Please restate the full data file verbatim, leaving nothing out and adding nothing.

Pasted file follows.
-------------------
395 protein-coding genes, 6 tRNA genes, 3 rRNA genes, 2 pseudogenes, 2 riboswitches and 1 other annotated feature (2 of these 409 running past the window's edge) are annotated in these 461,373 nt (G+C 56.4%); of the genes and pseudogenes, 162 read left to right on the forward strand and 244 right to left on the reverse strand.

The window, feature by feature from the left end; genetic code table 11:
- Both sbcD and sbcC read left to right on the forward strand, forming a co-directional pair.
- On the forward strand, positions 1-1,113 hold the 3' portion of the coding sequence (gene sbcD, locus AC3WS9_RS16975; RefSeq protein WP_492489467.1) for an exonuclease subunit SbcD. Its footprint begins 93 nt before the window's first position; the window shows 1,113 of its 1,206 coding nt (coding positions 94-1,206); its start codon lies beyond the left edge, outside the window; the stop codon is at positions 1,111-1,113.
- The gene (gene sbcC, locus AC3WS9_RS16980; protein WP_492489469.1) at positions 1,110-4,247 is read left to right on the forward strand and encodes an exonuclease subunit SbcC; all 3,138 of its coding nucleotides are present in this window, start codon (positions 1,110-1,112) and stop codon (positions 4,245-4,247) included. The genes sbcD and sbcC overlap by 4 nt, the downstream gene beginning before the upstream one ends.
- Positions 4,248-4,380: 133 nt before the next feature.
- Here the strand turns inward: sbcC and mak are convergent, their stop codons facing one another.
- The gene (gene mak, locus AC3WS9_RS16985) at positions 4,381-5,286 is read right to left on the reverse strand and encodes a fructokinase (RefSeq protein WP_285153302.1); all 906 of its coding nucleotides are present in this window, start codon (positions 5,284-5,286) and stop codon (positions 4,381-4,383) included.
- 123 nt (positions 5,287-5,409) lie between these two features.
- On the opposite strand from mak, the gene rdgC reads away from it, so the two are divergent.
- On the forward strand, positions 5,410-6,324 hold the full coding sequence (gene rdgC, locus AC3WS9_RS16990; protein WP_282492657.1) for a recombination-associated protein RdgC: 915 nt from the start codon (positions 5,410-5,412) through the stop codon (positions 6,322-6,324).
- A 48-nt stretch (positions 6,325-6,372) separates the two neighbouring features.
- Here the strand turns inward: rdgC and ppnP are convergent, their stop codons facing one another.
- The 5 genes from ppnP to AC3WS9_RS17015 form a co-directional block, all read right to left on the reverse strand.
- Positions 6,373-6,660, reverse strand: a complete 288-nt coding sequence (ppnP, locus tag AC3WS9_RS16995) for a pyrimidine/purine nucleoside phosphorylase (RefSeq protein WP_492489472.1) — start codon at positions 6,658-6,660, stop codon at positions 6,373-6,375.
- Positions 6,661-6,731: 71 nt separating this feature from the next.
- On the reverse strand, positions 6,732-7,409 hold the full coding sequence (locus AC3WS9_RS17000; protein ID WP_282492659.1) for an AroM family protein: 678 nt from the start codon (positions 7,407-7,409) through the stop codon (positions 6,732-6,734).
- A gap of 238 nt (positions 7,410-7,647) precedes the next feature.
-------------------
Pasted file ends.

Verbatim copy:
395 protein-coding genes, 6 tRNA genes, 3 rRNA genes, 2 pseudogenes, 2 riboswitches and 1 other annotated feature (2 of these 409 running past the window's edge) are annotated in these 461,373 nt (G+C 56.4%); of the genes and pseudogenes, 162 read left to right on the forward strand and 244 right to left on the reverse strand.

The window, feature by feature from the left end; genetic code table 11:
- Both sbcD and sbcC read left to right on the forward strand, forming a co-directional pair.
- On the forward strand, positions 1-1,113 hold the 3' portion of the coding sequence (gene sbcD, locus AC3WS9_RS16975; RefSeq protein WP_492489467.1) for an exonuclease subunit SbcD. Its footprint begins 93 nt before the window's first position; the window shows 1,113 of its 1,206 coding nt (coding positions 94-1,206); its start codon lies beyond the left edge, outside the window; the stop codon is at positions 1,111-1,113.
- The gene (gene sbcC, locus AC3WS9_RS16980; protein WP_492489469.1) at positions 1,110-4,247 is read left to right on the forward strand and encodes an exonuclease subunit SbcC; all 3,138 of its coding nucleotides are present in this window, start codon (positions 1,110-1,112) and stop codon (positions 4,245-4,247) included. The genes sbcD and sbcC overlap by 4 nt, the downstream gene beginning before the upstream one ends.
- Positions 4,248-4,380: 133 nt before the next feature.
- Here the strand turns inward: sbcC and mak are convergent, their stop codons facing one another.
- The gene (gene mak, locus AC3WS9_RS16985) at positions 4,381-5,286 is read right to left on the reverse strand and encodes a fructokinase (RefSeq protein WP_285153302.1); all 906 of its coding nucleotides are present in this window, start codon (positions 5,284-5,286) and stop codon (positions 4,381-4,383) included.
- 123 nt (positions 5,287-5,409) lie between these two features.
- On the opposite strand from mak, the gene rdgC reads away from it, so the two are divergent.
- On the forward strand, positions 5,410-6,324 hold the full coding sequence (gene rdgC, locus AC3WS9_RS16990; protein WP_282492657.1) for a recombination-associated protein RdgC: 915 nt from the start codon (positions 5,410-5,412) through the stop codon (positions 6,322-6,324).
- A 48-nt stretch (positions 6,325-6,372) separates the two neighbouring features.
- Here the strand turns inward: rdgC and ppnP are convergent, their stop codons facing one another.
- The 5 genes from ppnP to AC3WS9_RS17015 form a co-directional block, all read right to left on the reverse strand.
- Positions 6,373-6,660, reverse strand: a complete 288-nt coding sequence (ppnP, locus tag AC3WS9_RS16995) for a pyrimidine/purine nucleoside phosphorylase (RefSeq protein WP_492489472.1) — start codon at positions 6,658-6,660, stop codon at positions 6,373-6,375.
- Positions 6,661-6,731: 71 nt separating this feature from the next.
- On the reverse strand, positions 6,732-7,409 hold the full coding sequence (locus AC3WS9_RS17000; protein ID WP_282492659.1) for an AroM family protein: 678 nt from the start codon (positions 7,407-7,409) through the stop codon (positions 6,732-6,734).
- A gap of 238 nt (positions 7,410-7,647) precedes the next feature.